Pope Benedict XVI has chosen to make use of his Christmas message to do a bit of theology concerning human nature. In doing so he reveals a fundamental failure to grasp the meaning of the Incarnation.
...People dispute the idea that they have a nature, given to them by their bodily identity, that serves as a defining element of the human being.... They deny their nature and decide that it is not something previously given to them, but that they make it for themselves.... The manipulation of nature, which we deplore today where our environment is concerned, now becomes man's fundamental choice where he himself is concerned...This rather misses the mark, as the whole point of the Incarnation taking place in the manner it did — via the work of the Holy Spirit and the Virgin Mary, without any participation of a human male — was to reveal the secondary quality of maleness and femaleness: Jesus derived his entire human nature from the Virgin Mary (or so says the Definition of Chalcedon). Although Jesus is male, his humanity derives entirely from a female. So the "human nature" is in itself genderless, although each particular human being has, by virtue of genetics and epigenetic factors, a sexual or gender reality expressed anatomically, psychologically, emotionally, and socially. But as with all qualities of a person, sex is not essential to the nature: it is a characteristic particular to the individual, like height, or eye or hair color, or any of the other variable factors that individual human beings have. We even have a very clear sense of the genetic factors that produce this particular characteristic quality of the person. The quality does not make them human; their humanity gives expression to the quality.
The Pope takes what can only be described as a hard-line determinist position, pure sexism in its most precise form: anatomy fixes identity. In addition to the discontinuity of this position with the doctrine of the Incarnation, this also tends, like its cousin racism (also based on "given" characteristics), to dehumanize the human person, and reduce the concept of the person to the level of the animal nature; it puts all the weight of identity on the very aspect which the doctrine of the Incarnation shows us should not be given any weight at all, for as St. Paul so famously observed, "in Christ there is no more male and female."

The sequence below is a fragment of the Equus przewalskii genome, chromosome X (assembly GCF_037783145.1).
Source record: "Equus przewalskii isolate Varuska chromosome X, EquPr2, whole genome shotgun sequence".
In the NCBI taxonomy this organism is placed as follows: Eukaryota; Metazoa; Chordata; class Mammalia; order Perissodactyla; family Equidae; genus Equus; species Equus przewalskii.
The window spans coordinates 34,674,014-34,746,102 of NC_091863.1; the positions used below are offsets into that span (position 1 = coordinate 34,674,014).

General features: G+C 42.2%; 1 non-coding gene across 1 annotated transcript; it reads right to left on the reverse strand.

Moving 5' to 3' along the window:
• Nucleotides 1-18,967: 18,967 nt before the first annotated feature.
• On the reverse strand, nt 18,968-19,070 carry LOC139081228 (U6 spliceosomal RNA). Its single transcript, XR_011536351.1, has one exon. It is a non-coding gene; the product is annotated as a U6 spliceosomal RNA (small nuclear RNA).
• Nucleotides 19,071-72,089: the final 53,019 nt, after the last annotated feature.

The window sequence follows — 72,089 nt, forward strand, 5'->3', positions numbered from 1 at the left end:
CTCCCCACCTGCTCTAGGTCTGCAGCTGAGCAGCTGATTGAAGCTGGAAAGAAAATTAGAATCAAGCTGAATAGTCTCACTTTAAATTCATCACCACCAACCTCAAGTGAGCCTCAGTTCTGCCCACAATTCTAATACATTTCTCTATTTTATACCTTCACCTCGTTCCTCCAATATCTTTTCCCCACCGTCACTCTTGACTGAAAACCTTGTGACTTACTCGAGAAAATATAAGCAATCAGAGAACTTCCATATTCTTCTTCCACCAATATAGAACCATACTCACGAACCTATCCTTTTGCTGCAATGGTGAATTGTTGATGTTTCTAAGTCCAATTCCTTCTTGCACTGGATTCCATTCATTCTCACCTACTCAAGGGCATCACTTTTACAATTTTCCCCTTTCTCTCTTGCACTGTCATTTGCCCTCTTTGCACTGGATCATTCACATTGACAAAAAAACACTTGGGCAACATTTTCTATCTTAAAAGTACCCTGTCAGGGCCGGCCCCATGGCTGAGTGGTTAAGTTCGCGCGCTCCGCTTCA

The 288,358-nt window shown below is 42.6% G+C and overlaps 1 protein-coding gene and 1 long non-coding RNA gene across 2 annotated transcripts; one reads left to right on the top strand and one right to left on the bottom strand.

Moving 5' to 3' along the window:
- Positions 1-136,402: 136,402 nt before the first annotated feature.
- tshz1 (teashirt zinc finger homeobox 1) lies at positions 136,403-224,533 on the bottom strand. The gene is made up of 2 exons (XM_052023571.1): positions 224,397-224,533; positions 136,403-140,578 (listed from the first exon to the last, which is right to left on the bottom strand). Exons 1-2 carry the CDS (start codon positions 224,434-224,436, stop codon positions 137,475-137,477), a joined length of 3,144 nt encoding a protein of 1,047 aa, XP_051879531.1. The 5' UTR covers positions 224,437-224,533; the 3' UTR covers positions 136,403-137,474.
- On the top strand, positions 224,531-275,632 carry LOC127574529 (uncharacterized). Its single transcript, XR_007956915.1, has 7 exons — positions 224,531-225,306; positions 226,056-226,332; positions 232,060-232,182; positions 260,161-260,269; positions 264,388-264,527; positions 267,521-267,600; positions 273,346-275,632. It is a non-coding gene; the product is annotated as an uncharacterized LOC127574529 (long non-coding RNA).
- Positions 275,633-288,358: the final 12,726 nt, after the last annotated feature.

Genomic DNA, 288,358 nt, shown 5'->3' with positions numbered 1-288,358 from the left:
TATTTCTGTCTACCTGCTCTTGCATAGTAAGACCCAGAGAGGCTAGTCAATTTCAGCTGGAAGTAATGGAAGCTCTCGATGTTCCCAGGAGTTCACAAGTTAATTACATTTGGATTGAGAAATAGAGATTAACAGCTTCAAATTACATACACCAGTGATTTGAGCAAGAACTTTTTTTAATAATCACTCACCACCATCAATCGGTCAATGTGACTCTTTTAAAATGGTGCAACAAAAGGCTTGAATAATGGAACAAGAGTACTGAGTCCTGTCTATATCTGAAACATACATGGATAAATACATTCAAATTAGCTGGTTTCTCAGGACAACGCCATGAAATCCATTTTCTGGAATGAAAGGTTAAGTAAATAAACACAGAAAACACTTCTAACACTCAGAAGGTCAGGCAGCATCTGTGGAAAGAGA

Which brings me to Genesis. One of the ongoing problems with the traditional Christian view of sex and sexuality lies in the reading of Genesis 1:27 ("male and female he created them") as referring to categories of people; that is, reading the words male and female as adjectives. However, in Hebrew, they are nouns — and would likely be better translated as "a male and a female, he created them." Although the Greek translation (LXX) elides them into adjective form, the Aramaic retains the noun form, and in one of the Aramaic versions adds specific details about the couple.
It appears from the contemporary evidence that Jesus and other Jews of the Second Temple era read and understood the text in this way, as referring to a couple. The Damascus Document of the Dead Sea Scrolls (Geniza A Col. 4:19-21), for example, uses the verse from Genesis in support of its argument in favor of monogamy. The same is true of a section of a Zadokite Document (7:1-7) that is usually classed with the Old Testament pseudepigrapha or apocrypha. (It seems to me to be from the same source as the Qumran text.)
And Jesus himself, when he cites this text in his critique of divorce and remarriage (Matt 19:4-6) is also clearly referencing not some alleged complementarity that makes male and female fit together, but rather the simpler and more obvious notion that a couple join together to form a unity: he even quotes (paraphrasing the Hebrew, as do the LXX and Targumim, by adding "two") another portion of Genesis (2:24). He then nails the matter home by his own gloss, "So they are no longer two, but one flesh."
So this isn't about categories, but about the mystery of how two become one — which is, of course exactly how St. Paul deals with it in Ephesians, which is also about how two become one — the two of Jew and Gentile (2:15) in one body as well as the two of husband and wife in one flesh.
So could we please have no more of this nonsense about categorical qualities being determinative about who and what people are, at their most basic level as human beings? People are fully dimensioned with many qualities and characteristics, and indeed free — with the freedom given by their Creator — to become all that God intends for them. The Scripture may begin with Genesis, but it ends with the Revelation of the new humanity, which transcends the merely earthly categories and qualities that each of us possess. It is not our substance or our genes that matter: but our actions of love and service to one another.
Tobias Stanislas Haller BSG
ps: Let's try a mental exercise. Surely a part of the imperative of bodily identity as male and female should be "ordered" towards what male and female exist for: sexual reproduction. So any person who fails to live out this aspect of his or her natural identity is in some way "constructing" an identity at odds with their biological destiny. So the "celibate lifestyle" is contrary to human nature.
UPDATE: You can read the full text of the address courtesy of Whispers in the Loggia. As I suspected, Benedict reads Gen 1:27 as referring to categories, not people. He's done it before, and will do it again...